The Ministry of Public Works and Transport fell short of its promise to open 800km of new lines during 2015, but nevertheless succeeded in inaugurating the Valladolid - León, Santiago - Vigo, Seville - Cádiz, and Olmedo - Zamora high-speed lines, the latter opening on December 17.
Expansion will continue this year with plans to open Venta de Baños - Burgos (75km), Antequera - Granada (100km), Monforte del Cid - Murcia (62km), La Robla - Pola de Lena (44km including the 25km Pajares Base Tunnel), and the 165km western section of the Madrid - Extremadura - Portugal line.
All of these projects have one feature in common: a low-cost approach in the final stages of construction. The newest dedicated passenger lines will be initially equipped with a single track to cut installation and maintenance costs, and in Extremadura the new line will not even be electrified when it opens. New lines will begin operating without ERTMS with maximum operating speed limited to 200km/h.
Commercial services will start quickly after newly-completed lines pass to the control of infrastructure manager Adif, with a shortened testing period. This will continue the trend seen in 2015 - the opening date for the Valladolid - León line was announced just five days before inauguration.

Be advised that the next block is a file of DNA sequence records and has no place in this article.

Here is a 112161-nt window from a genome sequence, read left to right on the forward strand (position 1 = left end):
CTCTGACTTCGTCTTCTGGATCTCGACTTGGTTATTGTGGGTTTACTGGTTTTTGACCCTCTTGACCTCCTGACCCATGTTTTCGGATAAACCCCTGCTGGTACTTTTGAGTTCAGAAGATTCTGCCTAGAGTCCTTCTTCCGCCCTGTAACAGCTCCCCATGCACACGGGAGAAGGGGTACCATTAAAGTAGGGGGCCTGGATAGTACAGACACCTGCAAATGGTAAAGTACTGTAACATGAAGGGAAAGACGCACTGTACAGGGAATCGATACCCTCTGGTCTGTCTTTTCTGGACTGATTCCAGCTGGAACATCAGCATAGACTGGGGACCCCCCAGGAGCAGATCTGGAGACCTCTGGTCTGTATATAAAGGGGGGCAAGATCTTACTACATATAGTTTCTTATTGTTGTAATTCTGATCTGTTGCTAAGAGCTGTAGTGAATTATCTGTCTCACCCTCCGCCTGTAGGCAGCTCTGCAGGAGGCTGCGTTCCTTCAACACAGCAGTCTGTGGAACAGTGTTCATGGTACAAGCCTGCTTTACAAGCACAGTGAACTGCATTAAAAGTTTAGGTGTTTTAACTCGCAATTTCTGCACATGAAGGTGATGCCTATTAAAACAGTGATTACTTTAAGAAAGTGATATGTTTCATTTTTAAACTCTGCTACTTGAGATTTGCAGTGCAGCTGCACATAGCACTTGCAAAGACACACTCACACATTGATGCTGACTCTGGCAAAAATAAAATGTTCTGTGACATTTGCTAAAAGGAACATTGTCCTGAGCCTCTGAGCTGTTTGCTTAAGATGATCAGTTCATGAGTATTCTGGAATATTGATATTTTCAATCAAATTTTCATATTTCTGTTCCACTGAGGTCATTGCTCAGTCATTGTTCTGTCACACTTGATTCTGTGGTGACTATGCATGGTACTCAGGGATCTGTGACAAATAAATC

The year ahead will also see the Spanish government continue its struggle to extend standard-gauge tracks along the Barcelona - Valencia Mediterranean corridor, a task which has proved more challenging than initially expected as the works must be carried out without interrupting the existing rail service.
Renfe will sign its first high-speed rolling stock contract in a decade, which seeks the supply of 15 sets with an initial price tag of €1.1bn and includes an option for a second tranche of 15 additional trains.
With a budget of more than €10bn, including €3.7bn for high-speed, the Ministry of Public Works and Transport will have enough momentum to maintain investment in 2016. However, the new government will have to navigate two dire straits as it emerges from the December 2015 general election. These include the final fate of TP Ferro, the failed private concessionaire of the Figueres -Perpignan international high-speed line, and the liberalisation process which was due to introduce competition on the Madrid - Valencia/Alicante lines this year but suffered more delays in the run-up to the general election.